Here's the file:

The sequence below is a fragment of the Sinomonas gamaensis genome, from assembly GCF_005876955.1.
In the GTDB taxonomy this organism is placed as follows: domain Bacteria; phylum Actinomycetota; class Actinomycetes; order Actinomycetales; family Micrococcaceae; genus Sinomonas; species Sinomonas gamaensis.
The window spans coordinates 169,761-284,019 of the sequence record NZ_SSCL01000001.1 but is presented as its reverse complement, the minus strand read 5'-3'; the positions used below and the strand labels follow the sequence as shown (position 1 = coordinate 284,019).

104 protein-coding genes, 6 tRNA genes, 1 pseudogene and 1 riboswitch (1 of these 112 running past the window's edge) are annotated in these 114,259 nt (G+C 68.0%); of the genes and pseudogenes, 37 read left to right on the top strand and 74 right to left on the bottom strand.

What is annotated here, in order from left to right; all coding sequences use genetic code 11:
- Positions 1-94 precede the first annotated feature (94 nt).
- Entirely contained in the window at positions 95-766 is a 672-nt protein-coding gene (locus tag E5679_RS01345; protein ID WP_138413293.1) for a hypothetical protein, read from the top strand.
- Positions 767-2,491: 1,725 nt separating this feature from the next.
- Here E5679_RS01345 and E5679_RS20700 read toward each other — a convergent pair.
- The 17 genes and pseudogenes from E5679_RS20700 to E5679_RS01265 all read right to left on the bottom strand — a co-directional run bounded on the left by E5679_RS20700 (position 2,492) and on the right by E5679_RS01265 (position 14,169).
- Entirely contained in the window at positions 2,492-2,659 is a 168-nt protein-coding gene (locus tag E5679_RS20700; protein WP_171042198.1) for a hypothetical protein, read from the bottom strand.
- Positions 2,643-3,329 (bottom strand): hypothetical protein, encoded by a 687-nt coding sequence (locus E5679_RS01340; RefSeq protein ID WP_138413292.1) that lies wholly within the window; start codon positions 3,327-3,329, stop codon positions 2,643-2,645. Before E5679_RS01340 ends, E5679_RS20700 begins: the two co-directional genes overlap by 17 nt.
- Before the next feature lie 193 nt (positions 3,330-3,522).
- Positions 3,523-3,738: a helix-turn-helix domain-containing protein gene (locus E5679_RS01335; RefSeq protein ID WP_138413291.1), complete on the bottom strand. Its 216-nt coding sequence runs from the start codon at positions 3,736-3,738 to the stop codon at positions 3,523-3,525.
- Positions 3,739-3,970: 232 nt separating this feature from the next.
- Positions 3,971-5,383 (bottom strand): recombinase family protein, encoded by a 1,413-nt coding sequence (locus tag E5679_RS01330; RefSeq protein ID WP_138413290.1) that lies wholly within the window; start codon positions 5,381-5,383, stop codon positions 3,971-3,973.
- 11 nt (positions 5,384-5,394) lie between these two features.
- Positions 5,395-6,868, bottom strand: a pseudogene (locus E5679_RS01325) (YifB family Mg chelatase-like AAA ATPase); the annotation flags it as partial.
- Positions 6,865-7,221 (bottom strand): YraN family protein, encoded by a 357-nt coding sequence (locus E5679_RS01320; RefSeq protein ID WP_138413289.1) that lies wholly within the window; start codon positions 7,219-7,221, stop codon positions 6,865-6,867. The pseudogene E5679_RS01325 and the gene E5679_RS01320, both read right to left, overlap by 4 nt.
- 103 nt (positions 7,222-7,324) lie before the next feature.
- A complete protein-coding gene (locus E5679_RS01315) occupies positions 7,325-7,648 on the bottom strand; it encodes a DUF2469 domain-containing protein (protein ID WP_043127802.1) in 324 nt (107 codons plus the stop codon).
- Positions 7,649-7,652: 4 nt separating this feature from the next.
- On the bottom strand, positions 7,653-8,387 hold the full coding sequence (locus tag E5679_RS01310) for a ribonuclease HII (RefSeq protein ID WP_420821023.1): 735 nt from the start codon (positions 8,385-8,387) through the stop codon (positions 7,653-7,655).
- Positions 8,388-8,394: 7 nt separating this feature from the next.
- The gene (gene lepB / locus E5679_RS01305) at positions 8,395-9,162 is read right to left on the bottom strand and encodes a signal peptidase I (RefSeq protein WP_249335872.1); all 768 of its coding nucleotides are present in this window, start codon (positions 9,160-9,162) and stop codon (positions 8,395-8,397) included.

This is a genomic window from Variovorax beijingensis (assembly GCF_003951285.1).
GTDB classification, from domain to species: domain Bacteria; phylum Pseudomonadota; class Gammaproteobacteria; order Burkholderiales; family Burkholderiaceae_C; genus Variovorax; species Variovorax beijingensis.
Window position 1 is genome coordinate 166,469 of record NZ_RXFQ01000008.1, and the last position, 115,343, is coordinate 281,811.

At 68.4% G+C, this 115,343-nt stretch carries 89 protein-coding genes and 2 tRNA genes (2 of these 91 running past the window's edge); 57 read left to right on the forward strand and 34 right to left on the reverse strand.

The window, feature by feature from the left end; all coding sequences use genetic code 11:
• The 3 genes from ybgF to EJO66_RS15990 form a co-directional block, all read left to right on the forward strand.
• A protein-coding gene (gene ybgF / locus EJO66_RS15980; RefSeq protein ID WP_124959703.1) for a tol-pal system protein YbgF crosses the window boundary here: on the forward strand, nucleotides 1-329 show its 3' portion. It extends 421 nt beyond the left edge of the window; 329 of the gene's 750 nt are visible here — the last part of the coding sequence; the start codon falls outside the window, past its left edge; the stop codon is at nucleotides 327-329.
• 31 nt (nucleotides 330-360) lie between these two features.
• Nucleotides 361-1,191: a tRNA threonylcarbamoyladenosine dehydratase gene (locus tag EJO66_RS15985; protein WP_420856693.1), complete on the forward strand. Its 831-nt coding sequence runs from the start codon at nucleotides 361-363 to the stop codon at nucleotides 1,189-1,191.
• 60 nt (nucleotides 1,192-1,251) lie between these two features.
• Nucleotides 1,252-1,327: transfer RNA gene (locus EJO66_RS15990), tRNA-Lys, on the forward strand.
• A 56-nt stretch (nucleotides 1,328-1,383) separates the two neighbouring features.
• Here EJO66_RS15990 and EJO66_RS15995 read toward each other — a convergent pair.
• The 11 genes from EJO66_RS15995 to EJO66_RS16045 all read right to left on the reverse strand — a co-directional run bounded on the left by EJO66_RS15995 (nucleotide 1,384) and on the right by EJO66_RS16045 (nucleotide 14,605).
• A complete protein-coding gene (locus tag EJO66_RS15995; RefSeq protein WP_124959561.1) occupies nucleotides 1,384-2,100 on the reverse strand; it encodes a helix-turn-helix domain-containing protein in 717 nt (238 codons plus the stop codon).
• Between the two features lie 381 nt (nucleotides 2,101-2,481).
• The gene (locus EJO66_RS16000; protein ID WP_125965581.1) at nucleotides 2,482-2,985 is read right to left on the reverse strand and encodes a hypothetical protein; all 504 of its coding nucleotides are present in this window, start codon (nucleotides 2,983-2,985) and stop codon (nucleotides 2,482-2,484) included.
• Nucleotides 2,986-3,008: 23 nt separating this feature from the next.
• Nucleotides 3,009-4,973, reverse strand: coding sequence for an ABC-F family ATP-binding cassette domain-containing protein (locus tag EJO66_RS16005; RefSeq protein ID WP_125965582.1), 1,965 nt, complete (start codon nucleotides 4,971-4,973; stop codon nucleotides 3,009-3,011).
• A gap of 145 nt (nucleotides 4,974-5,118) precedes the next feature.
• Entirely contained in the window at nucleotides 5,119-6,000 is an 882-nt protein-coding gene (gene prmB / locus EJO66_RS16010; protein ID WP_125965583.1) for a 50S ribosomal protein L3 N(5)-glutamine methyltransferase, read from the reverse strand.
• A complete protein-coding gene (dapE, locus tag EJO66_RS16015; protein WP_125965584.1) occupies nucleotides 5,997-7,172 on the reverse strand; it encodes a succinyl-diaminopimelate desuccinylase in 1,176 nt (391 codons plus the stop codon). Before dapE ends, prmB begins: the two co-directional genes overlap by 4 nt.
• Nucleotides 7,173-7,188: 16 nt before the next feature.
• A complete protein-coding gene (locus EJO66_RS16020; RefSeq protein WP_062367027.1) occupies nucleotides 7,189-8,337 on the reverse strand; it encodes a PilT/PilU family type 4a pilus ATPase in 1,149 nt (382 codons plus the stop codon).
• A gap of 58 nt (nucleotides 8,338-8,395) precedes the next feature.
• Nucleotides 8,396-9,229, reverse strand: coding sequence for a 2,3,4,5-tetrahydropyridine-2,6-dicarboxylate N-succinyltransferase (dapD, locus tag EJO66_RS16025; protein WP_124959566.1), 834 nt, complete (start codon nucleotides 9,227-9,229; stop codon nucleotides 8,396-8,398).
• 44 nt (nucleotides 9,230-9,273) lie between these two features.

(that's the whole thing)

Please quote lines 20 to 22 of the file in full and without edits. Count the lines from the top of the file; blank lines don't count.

- 103 nt (positions 7,222-7,324) lie before the next feature.
- A complete protein-coding gene (locus E5679_RS01315) occupies positions 7,325-7,648 on the bottom strand; it encodes a DUF2469 domain-containing protein (protein ID WP_043127802.1) in 324 nt (107 codons plus the stop codon).
- Positions 7,649-7,652: 4 nt separating this feature from the next.